The finest product of one of Britain’s most established racing dynasties, Mick Boddice was rarely out of the results for over four decades of racing. Arguably he kept his best until last, as he recounted to Pete Crawford at his Kidderminster home.
“I suppose my most memorable race was the Ulster GP, where I had a wheel-to-wheel battle with Jock Taylor. He was world champion at the time and he’d lead one lap and I’d lead the next – it just went backwards and forwards, a real good ride.
“Then, on the last lap, we came down to the hairpin, he went straight on and into the ditch and I won it. I had another good ride at the Ulster actually, where I won again and beat Gote Brodin into second.”
The Ulster seems an odd one to choose, given Mick had nine TT victories among 22 rostrum places – as well as numerous British titles. But sidecar racers are a different breed and Mick Boddice was certainly born to it – even though, with a wry smile, he suggests he drifted into it, but early photos hint otherwise and the date on his race licence only confirms it.
“My birthday was in November, which annoyed me, as I had to wait until the next season to start racing. Aged 16, at Brands Hatch, it was Good Friday and I was on my old man’s bike. It was as soon as I could race, and I won 12 quid. I thought I was a millionaire and bought a pair of Agostini goggles with the money.”
The money came from a third in the handicap race, after a 15th in the main event.
The handicappers were rarely generous – the stars usually pulled through for the cash – so it indicated a deal of learning between the one race and the other.
That early learning curve remained steep, culminating the following year, on Sunday, May 16, at Snetterton. With a first victory, a first MCN headline, and a first win over dad, the press article proclaimed: ‘First win for a ginger-haired 17-year-old who is going to be a great rider… the spotlight was turned on young Mick Boddice who tore away from a top line field including his father Bill, in the big sidecar event.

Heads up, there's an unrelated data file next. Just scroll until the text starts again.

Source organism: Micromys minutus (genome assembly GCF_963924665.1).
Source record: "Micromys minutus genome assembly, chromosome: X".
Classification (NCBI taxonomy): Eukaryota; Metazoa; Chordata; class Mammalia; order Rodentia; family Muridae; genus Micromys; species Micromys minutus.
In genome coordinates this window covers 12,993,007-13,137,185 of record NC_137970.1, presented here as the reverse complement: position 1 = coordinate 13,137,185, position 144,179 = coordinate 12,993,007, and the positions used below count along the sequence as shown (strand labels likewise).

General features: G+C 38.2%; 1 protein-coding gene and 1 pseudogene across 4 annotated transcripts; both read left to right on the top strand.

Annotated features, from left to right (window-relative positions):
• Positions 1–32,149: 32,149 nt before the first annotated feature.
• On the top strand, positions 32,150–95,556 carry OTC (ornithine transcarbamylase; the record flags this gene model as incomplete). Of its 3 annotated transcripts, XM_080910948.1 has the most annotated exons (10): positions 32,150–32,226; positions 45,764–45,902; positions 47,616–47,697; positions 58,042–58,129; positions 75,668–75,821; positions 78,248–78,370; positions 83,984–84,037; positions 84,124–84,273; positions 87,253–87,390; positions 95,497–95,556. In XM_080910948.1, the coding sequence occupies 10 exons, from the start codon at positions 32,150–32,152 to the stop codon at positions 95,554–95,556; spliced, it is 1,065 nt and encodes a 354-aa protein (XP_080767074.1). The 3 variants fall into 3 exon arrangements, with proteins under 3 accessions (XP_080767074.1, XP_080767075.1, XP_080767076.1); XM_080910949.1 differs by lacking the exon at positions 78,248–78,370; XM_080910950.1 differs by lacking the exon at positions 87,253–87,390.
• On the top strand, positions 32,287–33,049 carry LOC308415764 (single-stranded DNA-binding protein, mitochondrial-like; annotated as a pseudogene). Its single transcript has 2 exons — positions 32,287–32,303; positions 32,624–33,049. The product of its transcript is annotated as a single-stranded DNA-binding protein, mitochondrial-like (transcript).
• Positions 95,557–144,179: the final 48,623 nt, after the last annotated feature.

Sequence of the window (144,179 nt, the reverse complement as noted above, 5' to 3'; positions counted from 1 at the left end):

“And Mick’s passenger, 18-year-old Dave Loach, had never been in a racing sidecar before. The two teenage tearaways went into the lead on lap three.’
“My dad said he’d retire when I beat him, but he always had an excuse when I did. He was an electrician, then a car dealer selling Volvos, but through racing he knew Clive Bennett, from Ariel.
And when Ariel moved into BSA Clive was in engine development, and said to me: ‘Do an apprenticeship, then move into my department.’ I actually moved three years before I finished my apprenticeship, and from there into the Comp Shop.”
As a sidecar racer in the mid-1960s, if there was one place to be in the world – outside BMW’s race department perhaps– then it was at BSA. For a company which famously didn’t go racing, you couldn’t move for racers and the ideal engine was sitting readily to hand.
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